Set chiefly during the chaotic blood drenched last days of Apartheid. This non-fiction account follows a group of South African war photographers in their professional and personal lives, as they attempt to document the hidden war that preceded the fall of the white minority government of South Africa. A story known by most of us, but not in great detail, manifested through the optics of this group of men popularly known as "The Bang Bang Club." The reader is exposed in both memoir and photograp ...more
Riveting, graphic, tragic . . . this is the story of four "living on the edge" photojournalists who essentially broke the horrors of South African apartheid in living color to the international world. It is told in startlingly frank detail by Greg Marinovich and Joao Silva, the only two journalists still alive at the time. This book presents a human side while revealing just how heinous is the institution of apartheid. This story should be told in all its shocking detail, to sugar coat it in any ...more
A perspectiva de Greg Marinovich é pessoal e implacável.

Sem dúvida falta uma narrativa mais fluida, mas seus autores (João Silva foi colaborador) são fotógrafos e não romancistas, e por isso (ou ainda assim) o livro vale as cinco estrelas.

As histórias oferecem e capturam de forma sincera os últimos anos do apartheid na África do Sul até o momento da eleição de Nelson Mandela e seus desdobramentos políticos e, principalmente, as conseqüências emocionais sofridas pelo "clube do bangue-bangue".

Steve Goodyear
Set in South Africa during the civil war leading up to Nelson Mandela's election, this book gives an inside account of what was happening on the streets through the eyes of a photojournalist. It has a thrilling account of what it is like to be a conflict photographer: not only with the daily dangers they face on the front line, but their motivation to even be out there trying to capture the picture that tells the story behind the conflict.

For me I couldn't put this book down. Part of that might
I was introduced to the work of Kevin Carter by, of all things, a Manic Street Preachers song. I'm drawn to read this book by his tragic story but also by the arresting images I've seen that are contained in it.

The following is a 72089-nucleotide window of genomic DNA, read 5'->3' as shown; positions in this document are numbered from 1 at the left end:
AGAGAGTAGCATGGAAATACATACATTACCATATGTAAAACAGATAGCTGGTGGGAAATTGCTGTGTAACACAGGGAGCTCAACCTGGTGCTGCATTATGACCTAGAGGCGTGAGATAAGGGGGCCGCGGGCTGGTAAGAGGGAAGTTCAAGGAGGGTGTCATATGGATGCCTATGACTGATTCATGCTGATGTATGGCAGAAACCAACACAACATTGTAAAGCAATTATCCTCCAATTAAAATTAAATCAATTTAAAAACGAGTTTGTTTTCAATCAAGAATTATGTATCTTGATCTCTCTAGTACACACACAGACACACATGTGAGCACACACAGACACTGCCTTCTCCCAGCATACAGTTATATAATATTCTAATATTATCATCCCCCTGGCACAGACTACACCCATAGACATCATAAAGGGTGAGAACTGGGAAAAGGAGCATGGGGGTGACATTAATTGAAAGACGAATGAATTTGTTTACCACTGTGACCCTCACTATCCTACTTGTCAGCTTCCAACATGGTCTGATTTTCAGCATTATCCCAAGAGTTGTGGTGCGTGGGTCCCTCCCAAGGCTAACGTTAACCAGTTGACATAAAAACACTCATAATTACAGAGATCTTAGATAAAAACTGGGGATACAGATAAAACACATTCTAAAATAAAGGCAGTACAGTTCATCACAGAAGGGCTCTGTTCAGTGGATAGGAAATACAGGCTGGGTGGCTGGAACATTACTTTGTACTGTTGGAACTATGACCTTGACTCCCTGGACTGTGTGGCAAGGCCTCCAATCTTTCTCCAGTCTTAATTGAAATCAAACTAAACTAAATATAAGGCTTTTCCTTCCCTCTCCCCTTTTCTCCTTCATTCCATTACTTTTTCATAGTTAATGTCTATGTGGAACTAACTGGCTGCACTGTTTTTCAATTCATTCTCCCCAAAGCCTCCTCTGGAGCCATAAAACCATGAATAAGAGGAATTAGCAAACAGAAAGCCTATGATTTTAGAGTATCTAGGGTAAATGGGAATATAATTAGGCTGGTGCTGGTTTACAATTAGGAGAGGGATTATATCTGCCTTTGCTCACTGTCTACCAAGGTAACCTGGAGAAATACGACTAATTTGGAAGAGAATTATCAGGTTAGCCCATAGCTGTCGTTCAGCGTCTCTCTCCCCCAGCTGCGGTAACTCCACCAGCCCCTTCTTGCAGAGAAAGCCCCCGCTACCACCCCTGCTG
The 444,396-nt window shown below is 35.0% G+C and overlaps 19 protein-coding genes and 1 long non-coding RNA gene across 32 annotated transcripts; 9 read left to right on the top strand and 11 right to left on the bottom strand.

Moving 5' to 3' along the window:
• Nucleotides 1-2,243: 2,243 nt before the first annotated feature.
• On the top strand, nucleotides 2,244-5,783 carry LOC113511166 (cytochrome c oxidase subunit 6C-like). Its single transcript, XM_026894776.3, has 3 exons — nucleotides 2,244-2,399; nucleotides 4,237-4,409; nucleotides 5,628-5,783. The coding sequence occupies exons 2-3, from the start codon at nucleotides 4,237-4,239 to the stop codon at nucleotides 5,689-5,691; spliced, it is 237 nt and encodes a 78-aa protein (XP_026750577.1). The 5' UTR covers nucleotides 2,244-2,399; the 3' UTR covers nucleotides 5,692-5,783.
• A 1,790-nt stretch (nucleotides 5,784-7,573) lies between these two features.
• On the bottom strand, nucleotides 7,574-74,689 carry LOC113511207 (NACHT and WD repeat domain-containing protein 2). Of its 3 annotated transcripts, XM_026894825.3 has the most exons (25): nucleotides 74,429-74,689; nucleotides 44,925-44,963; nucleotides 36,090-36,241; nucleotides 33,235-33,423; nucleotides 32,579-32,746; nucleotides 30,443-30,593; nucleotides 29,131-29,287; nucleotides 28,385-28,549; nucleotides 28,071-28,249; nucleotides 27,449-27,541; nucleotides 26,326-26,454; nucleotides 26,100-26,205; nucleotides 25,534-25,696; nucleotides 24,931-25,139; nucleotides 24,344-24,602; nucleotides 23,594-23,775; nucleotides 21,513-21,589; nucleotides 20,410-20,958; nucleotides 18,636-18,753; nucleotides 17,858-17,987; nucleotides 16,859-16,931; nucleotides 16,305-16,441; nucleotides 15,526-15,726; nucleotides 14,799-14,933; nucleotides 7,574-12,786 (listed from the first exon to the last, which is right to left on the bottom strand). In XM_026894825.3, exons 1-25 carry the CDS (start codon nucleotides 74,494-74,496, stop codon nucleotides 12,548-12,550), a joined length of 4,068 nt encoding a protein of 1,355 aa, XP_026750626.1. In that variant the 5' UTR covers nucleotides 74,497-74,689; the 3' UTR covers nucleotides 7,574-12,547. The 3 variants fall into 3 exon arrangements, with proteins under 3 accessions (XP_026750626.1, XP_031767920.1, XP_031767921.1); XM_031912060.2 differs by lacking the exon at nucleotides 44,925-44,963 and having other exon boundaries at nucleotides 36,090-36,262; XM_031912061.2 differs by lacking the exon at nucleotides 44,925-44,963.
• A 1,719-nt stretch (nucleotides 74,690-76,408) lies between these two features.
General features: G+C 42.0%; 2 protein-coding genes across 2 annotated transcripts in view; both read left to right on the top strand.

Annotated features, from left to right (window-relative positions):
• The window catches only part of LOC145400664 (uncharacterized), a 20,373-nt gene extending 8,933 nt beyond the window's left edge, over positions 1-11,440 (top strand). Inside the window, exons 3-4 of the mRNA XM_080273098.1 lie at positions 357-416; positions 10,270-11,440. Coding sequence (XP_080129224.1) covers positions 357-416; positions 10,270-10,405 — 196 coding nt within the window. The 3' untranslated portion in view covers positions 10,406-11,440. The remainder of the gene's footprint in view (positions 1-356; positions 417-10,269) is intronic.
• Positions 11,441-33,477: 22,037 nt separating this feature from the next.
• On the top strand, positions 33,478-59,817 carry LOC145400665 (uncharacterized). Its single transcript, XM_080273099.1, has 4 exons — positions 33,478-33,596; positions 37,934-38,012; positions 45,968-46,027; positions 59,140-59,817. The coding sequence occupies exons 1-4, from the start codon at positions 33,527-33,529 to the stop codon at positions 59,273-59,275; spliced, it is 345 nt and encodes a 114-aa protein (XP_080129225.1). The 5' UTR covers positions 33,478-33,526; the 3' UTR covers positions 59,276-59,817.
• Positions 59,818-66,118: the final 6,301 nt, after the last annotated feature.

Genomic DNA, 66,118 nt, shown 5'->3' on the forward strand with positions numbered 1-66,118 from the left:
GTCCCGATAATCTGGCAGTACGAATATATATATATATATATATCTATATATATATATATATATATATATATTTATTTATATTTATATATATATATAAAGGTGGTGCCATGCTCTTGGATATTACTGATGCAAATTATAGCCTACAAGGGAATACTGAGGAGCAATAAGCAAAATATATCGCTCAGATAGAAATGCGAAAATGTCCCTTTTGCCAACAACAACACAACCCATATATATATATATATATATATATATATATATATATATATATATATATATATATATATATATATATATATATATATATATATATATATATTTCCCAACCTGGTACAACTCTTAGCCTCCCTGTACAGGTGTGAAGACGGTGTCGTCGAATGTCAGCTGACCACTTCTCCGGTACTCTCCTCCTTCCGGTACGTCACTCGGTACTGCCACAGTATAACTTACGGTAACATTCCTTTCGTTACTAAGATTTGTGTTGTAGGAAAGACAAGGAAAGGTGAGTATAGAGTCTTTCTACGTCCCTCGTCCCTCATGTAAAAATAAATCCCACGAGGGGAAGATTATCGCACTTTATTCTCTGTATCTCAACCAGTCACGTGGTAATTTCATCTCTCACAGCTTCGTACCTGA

...Unfortunately, I just got a paperback copy of the book and the reproductions of the photos are terrible. Worse than you would find in the most low-rent daily paper in Nowheresville, USA. I hope the text makes it worth it.

Decent-quality versions of many of the photos in the book can be
I first read this book about 10 years ago. Today, I understand far more about both the transition from apartheid to democracy in South Africa and photojournalism in places of conflict. I wanted to learn more about the Hostel War which took place in South Africa during the transitional period when the apartheid government was dismantled and non-racial democracy was established, 1990-1994. The violence taking place in the townships was referenced in Nelson Mandela's Long Walk to Freedom, which I r ...more
Dave Kenyon
"Snapshots from a hidden war" is a very good sub-title. Having lived in South Africa at the time, we were generally unaware of what was going on, and more specifically, what was going on behind the scenes. The National Party government treated us like mushrooms: kept us in the dark and fed us on sh.. manure. So this was a hidden war for most of us. During the TRC, when a lot of these stories came to light, I was living in London, so didn't experience the baring of truth that was so necessary for ...more
Sep 16, 2007 Jen rated it 4 of 5 stars
Recommends it for: not sure.
This book follows a brother hood of photo journalists who made there names taking some of the most provocative images in human history. They forged names for there selves in the war torn south Africa as blacks fight among them selves and against the dirty cops, gangsters and every day citizens who were caught up in the formation then destruction of apartheid

Well I still don't know how I feel about conflict photo journalists. Images that have generated profit of the most desperate of people do ma
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“Good pictures. Tragedy and violence certainly make powerful images. It is what we get paid for.But there is a price extracted with every such frame: some of the emotion, the vulnerability, the empathy that makes us human, is lost every time the shutter is released.” 2 likes